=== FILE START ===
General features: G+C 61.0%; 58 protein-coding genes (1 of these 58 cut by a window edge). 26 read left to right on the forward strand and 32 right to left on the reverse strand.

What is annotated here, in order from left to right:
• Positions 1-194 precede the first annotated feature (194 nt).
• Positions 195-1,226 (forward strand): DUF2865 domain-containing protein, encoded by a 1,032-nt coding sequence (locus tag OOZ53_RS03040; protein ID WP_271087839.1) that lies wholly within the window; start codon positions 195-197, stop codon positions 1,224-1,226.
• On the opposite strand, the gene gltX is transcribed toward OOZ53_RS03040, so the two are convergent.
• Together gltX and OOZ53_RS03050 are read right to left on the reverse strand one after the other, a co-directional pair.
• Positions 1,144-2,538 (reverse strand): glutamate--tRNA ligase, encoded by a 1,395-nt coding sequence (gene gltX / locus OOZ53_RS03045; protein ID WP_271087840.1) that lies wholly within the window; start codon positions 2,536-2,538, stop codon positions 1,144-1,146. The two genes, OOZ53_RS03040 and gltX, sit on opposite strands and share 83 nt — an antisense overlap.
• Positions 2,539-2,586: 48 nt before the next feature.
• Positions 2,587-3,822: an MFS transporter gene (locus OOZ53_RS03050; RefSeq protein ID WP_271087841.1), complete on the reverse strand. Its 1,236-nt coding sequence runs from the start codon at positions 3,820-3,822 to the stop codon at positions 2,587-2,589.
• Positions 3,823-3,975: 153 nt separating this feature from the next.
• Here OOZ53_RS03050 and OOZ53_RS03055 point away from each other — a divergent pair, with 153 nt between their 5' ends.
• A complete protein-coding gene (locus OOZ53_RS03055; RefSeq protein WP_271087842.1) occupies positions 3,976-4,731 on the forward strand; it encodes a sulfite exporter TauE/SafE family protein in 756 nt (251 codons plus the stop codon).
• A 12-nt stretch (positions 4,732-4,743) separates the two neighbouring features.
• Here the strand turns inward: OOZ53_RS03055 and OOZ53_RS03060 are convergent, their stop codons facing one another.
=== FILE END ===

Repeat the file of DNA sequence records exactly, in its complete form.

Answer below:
General features: G+C 61.0%; 58 protein-coding genes (1 of these 58 cut by a window edge). 26 read left to right on the forward strand and 32 right to left on the reverse strand.

What is annotated here, in order from left to right:
• Positions 1-194 precede the first annotated feature (194 nt).
• Positions 195-1,226 (forward strand): DUF2865 domain-containing protein, encoded by a 1,032-nt coding sequence (locus tag OOZ53_RS03040; protein ID WP_271087839.1) that lies wholly within the window; start codon positions 195-197, stop codon positions 1,224-1,226.
• On the opposite strand, the gene gltX is transcribed toward OOZ53_RS03040, so the two are convergent.
• Together gltX and OOZ53_RS03050 are read right to left on the reverse strand one after the other, a co-directional pair.
• Positions 1,144-2,538 (reverse strand): glutamate--tRNA ligase, encoded by a 1,395-nt coding sequence (gene gltX / locus OOZ53_RS03045; protein ID WP_271087840.1) that lies wholly within the window; start codon positions 2,536-2,538, stop codon positions 1,144-1,146. The two genes, OOZ53_RS03040 and gltX, sit on opposite strands and share 83 nt — an antisense overlap.
• Positions 2,539-2,586: 48 nt before the next feature.
• Positions 2,587-3,822: an MFS transporter gene (locus OOZ53_RS03050; RefSeq protein ID WP_271087841.1), complete on the reverse strand. Its 1,236-nt coding sequence runs from the start codon at positions 3,820-3,822 to the stop codon at positions 2,587-2,589.
• Positions 3,823-3,975: 153 nt separating this feature from the next.
• Here OOZ53_RS03050 and OOZ53_RS03055 point away from each other — a divergent pair, with 153 nt between their 5' ends.
• A complete protein-coding gene (locus OOZ53_RS03055; RefSeq protein WP_271087842.1) occupies positions 3,976-4,731 on the forward strand; it encodes a sulfite exporter TauE/SafE family protein in 756 nt (251 codons plus the stop codon).
• A 12-nt stretch (positions 4,732-4,743) separates the two neighbouring features.
• Here the strand turns inward: OOZ53_RS03055 and OOZ53_RS03060 are convergent, their stop codons facing one another.